England’s seas are facing a serious threat, warns Dorset Wildlife Trust. The long-awaited network of marine protected areas, promised by Government for 2012, is in danger, according to Dorset’s largest voluntary conservation organisation, which has been instrumental in years of marine campaigning and research. Conservationists are concerned that Government agencies will designate only a fraction of the proposed sites, leaving vulnerable and precious areas unprotected and failing to deliver an effective network.
After years of campaigning and with huge public support, the Marine and Coastal Access Act of 2009 promised a coherent network of protection around the coasts by 2012. Now 127 marine sites around England’s coast, including eight in Dorset, have been recommended to become marine conservation zones next year, following lengthy evidence gathering and consultation with various groups including fishermen, conservationists and businesses.
Simon Cripps, Chief Executive of Dorset Wildlife Trust, said: “A huge amount of work has been done to get a broad agreement on this network of sites needed for the health and future productivity of our marine environment. Now, however, in the final stages the government has lost its direction and is proposing to over-ride the proposals and cut the 127 sites down to an unrealistic 30 in contradiction with the aims of the new Marine Act.”
Once in a liftetime chance
The recommended sites in Dorset are: Poole Rocks, for native oysters and the rare fish Couch’s goby; Studland Bay, for short-snouted seahorses and undulate rays; South Dorset, an important chalk reef over 6 miles from shore; Broad Bench to Kimmeridge Bay for peacock’s tail seaweed and lagoon sea snail; South of Portland, including the special Portland Deep canyon; Chesil Beach and Stennis Ledges for oysters and pink sea fan corals; South East of Portland Bill a tiny area for blue mussels; The Fleet for its lagoon habitat and wildlife.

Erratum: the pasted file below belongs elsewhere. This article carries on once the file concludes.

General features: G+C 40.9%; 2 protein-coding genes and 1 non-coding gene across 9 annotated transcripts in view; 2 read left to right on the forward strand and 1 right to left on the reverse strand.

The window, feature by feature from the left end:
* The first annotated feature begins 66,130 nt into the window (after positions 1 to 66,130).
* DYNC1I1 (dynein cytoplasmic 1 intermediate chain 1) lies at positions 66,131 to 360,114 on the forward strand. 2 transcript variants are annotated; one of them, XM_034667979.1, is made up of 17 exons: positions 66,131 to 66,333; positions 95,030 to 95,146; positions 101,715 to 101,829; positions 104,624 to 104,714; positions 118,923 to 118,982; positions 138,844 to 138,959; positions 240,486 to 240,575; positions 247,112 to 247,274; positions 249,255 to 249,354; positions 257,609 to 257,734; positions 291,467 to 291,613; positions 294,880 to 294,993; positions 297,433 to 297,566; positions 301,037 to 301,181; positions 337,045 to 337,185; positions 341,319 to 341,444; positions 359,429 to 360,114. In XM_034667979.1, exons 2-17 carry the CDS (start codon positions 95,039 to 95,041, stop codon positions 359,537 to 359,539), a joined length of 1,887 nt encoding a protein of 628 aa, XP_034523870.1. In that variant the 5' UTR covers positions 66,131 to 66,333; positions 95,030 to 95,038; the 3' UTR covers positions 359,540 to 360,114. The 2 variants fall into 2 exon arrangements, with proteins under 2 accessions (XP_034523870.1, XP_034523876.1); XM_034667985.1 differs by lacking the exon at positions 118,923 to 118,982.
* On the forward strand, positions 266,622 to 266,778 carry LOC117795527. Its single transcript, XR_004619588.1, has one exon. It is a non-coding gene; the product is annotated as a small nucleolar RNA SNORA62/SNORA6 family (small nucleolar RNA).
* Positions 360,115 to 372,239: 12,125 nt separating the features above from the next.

Dr Cripps added: “With Wildlife Trusts around the country, we are lobbying hard for the successful completion of a process that will make the difference between the life or death of our seas. Please show the Government your support by signing our Petition Fish online and writing to your MP asking for government to support a healthy Dorset sea by creating the proposed network of 127 sites in England. This is a once in a lifetime chance. We can’t afford to let it slip away. We need backbone not fishbones at this critical time.”
For more information and to sign the Petition Fish, visit our website.
Notes to Editor
For more information please contact Simon Cripps or Peter Tinsley at Dorset Wildlife Trust on 01305 264620.
For our latest news RSS feed, see /c2/rss/dwt_latest_news.xml
About Dorset Wildlife Trust www.dorsetwildlifetrust.org.uk
Working for a secure future for Dorset’s wildlife enriching the quality of life
Dorset Wildlife Trust works to champion wildlife and natural places, to engage and inspire people and to promote sustainable living. Founded in 1961, DWT is now the largest voluntary nature conservation organisation in Dorset, with over 25,000 members and over 40 nature reserves. Most are open daily and there are visitor centres providing a wealth of wildlife information at Brooklands Farm, Lorton Meadows, Kingcombe Meadows and Brownsea Island Nature Reserves, The Purbeck Marine Wildlife Reserve and the Urban Wildlife Centre at Upton Heath Nature Reserve. DWT plays a key role in dealing with local environmental issues and leads the way in establishing the practices of sustainable development and engaging new audiences in conservation, particularly in the urban areas.
The rarely recorded Baillon’s wrasse builds a nest in the Poole Bay recommended marine conservation zone. Photo by Matt Doggett.
Delicate pink sea fan corals grow on the reefs in the Chesil Beach & Stennis Ledges recommended marine conservation zone. Photo by Nick Owen.
Dorset reef habitat with shoal of bib and fanworms; photo taken at Bournemouth Rocks by Gordon Bird.